Assessing the Frontier: Active Learning, Model Accuracy, and Multi-Objective Candidate Discovery and Optimization: Interview with the Author

Zachary del Rosario has just finished his PhD at Stanford and has begun a visiting professorship at Olin College. His recent publication “Assessing the frontier: Active learning, model accuracy, and multi-objective candidate discovery and optimization” just appeared in The Journal of Chemical Physics, and we have now visited with the author to explain the significance of his work.

Congratulations on your recent publication! Could you please summarize what you have done in this work and your PhD, and in which way this is also relevant for how we evaluate computational models used in the drug discovery process?

Zachary del Rosario (ZR): Thanks! The present work is a bit of a departure from my PhD research: I’m an Aerospace engineer by training. My thesis highlighted reliability issues in current structural design practice and presented provably-safe alternatives. The “Assessing the Frontier” paper is similar in spirit in that it questions some of the current practice in cheminformatics and materials informatics.

I work as a consultant with Citrine Informatics: Citrine provides an AI and data platform to help some of the biggest materials and chemicals companies (e.g. Lanxess, Panasonic) develop novel materials faster. The “Assessing the Frontier” paper came out of my work at Citrine: We have internal rules-of-thumb for assessing when a machine learning model is appropriate for ranking candidates for synthesis, but we know that a good R-squared or Mean Squared Error (MSE) is far from a guarantee of predicting the next top superconductor or therapeutic.

One of the really surprising findings from the “Assessing the Frontier” paper is that globally-scoped error metrics, such as R-squared and MSE, can be actively misleading when it comes to choosing a model to identify top-performing candidates. The explanation is fairly intuitive: Globally-scoped metrics tacitly assume that future observations will be drawn from the same distribution as the original data, but we use these models in an extrapolatory fashion. In a sense we’re turning the usual ML paradigm on its head; rather than filtering outliers before training, we’re explicitly trying to understand and find more top performers. These globally-scoped error metrics don’t reflect that use-case.

So how does this go beyond what has been known before, how does it advance the field?

ZR: We introduce the notion of Pareto shell error as a metric more closely associated with identifying top-performing candidates. This is a concept that builds on ideas from multi-objective optimization and the concept of strata from the database literature. In abstract the idea is simple: Instead of computing model error over all of the data, we instead compute error only on the top performers in our dataset. This helps us to select models that perform well in the use-case we care about: Identifying top-performing candidates.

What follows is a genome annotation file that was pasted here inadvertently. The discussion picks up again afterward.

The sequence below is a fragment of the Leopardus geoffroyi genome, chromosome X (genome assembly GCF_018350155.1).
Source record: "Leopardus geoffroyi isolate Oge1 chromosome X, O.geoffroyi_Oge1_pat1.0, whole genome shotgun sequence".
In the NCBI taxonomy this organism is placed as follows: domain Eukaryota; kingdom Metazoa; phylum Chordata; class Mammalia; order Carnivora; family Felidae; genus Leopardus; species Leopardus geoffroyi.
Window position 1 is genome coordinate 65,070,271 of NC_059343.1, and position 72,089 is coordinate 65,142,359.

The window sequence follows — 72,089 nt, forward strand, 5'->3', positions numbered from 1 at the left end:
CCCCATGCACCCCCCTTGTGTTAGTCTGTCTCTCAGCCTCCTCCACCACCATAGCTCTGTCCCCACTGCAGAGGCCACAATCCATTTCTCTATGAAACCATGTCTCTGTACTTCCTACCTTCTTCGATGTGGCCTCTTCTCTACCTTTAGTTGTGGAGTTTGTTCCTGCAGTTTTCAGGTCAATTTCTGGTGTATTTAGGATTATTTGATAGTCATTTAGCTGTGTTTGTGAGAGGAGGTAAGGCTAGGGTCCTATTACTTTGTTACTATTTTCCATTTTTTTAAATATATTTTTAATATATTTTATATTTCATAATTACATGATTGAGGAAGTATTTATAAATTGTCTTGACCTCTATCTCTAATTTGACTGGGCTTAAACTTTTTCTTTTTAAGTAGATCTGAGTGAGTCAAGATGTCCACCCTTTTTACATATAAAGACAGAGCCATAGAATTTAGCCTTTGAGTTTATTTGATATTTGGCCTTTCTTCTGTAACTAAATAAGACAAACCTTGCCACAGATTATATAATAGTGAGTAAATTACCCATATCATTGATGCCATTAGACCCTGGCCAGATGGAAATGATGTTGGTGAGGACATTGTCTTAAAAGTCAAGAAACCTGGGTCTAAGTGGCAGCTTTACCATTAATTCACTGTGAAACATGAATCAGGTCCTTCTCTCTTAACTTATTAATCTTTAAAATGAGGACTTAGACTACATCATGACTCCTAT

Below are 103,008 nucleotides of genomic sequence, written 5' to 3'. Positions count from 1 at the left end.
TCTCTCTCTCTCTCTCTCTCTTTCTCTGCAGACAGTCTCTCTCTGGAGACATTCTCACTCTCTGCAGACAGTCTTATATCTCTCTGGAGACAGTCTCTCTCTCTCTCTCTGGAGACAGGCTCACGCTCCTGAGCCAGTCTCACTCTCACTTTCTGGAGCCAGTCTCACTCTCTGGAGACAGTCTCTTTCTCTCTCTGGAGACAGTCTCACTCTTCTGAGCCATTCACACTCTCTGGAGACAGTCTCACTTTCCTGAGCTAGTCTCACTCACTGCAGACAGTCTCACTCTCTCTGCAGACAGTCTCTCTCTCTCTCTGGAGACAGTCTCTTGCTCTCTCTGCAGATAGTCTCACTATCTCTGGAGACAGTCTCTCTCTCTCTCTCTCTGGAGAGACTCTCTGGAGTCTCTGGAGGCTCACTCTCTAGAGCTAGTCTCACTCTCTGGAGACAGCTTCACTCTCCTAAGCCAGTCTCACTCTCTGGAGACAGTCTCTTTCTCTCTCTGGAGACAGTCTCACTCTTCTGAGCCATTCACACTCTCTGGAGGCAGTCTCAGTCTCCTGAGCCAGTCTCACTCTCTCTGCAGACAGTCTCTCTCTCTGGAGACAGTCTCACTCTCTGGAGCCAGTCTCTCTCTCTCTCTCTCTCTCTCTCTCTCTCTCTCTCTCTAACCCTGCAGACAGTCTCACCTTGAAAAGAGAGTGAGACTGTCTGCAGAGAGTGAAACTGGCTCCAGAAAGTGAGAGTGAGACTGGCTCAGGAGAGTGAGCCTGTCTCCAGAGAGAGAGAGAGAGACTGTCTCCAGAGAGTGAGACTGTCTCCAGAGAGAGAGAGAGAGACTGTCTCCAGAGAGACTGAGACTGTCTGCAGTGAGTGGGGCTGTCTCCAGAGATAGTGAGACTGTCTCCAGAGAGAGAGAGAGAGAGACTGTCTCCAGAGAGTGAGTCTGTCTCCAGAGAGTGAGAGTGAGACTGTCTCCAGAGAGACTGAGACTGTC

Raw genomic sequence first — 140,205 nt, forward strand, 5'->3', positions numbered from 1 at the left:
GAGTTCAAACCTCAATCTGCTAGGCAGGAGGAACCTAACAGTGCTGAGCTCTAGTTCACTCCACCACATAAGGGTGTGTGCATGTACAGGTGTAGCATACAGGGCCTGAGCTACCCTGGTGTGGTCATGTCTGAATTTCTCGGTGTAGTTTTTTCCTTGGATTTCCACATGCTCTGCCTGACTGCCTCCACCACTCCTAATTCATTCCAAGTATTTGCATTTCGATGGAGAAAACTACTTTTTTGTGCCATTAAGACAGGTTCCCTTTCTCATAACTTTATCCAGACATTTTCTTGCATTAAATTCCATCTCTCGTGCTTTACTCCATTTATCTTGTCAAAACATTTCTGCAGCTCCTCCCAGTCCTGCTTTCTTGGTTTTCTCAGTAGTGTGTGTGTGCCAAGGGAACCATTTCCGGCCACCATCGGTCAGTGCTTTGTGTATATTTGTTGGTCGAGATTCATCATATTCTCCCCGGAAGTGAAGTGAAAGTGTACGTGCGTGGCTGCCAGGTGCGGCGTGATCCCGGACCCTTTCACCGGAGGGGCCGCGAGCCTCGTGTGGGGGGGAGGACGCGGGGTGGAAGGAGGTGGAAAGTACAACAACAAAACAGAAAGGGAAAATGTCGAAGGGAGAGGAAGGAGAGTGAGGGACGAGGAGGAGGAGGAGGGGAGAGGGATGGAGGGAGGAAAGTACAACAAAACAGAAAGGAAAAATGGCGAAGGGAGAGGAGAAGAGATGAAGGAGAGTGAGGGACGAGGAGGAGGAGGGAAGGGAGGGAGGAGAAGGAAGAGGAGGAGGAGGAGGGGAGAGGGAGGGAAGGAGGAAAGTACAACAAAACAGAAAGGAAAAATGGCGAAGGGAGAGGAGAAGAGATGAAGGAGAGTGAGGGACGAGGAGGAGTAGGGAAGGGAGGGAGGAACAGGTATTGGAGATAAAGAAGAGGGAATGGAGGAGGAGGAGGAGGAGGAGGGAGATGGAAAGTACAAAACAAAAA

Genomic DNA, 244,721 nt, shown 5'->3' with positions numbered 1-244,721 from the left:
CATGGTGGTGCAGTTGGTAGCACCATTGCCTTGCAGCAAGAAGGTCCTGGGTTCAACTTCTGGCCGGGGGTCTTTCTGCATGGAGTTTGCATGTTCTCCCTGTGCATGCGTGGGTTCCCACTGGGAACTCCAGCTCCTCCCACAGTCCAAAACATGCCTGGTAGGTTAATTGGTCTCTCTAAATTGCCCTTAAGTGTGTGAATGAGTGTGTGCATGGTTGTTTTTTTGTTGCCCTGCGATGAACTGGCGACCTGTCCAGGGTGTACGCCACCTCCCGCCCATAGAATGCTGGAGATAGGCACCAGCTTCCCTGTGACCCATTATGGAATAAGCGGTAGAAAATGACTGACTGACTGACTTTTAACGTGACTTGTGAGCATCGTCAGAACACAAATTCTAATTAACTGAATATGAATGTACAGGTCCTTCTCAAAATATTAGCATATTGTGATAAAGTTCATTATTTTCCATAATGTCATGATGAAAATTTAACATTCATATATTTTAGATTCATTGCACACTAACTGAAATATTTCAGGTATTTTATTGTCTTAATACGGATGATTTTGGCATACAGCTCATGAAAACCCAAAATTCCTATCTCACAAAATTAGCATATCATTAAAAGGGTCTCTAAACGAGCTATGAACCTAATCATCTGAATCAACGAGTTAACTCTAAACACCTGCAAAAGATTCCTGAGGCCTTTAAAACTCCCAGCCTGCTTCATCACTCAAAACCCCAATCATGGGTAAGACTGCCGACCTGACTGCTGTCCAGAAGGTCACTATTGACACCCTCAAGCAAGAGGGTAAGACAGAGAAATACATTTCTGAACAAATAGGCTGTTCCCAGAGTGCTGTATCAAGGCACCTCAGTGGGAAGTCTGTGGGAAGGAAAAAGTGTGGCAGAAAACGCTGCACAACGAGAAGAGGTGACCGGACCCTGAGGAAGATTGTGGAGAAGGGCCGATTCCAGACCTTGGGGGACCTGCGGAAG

What was the most difficult part of this work, and what did you do to address the problem?

ZR: Honestly, a lot of the difficulty arose from the many small pieces of the problem. There’s no one ‘glorious proof’ in this work; rather, we’re dealing with myriad issues arising from the complexities of multi-objective optimization. For instance, we had to think carefully about how to measure the performance of simulated candidate discovery; typical approaches in the current literature focus on counting the number of Pareto points found. But what if there’s a fabulous candidate that’s just a tiny bit off the Pareto frontier? What if one approach quickly finds a few Pareto points, but then starts to pick worse candidates? We had to develop a new measure of performance to help account for these kinds of edge-cases.

How can the results you have obtained be used by others?

ZR: I’m a big fan of John Tukey, who once said ‘An approximate answer to the right question is worth a great deal more than a precise answer to the wrong question’. I think the currently-used error metrics give a precise answer to the wrong question, at least when it comes to using machine learning to support cases like drug discovery and materials discovery. I hope that more practitioners in this space start regarding these off-the-shelf metrics with the skepticism they deserve, and start using model assessment techniques more closely tailored to the questions they actually care about. Our Pareto shell error is another metric analysts can use to assess model suitability for predicting frontier performance.

Thank you for this conversation, and all the best for the next steps after your PhD!

Further reading: “Assessing the frontier: Active learning, model accuracy, and multi-objective candidate discovery and optimization”,

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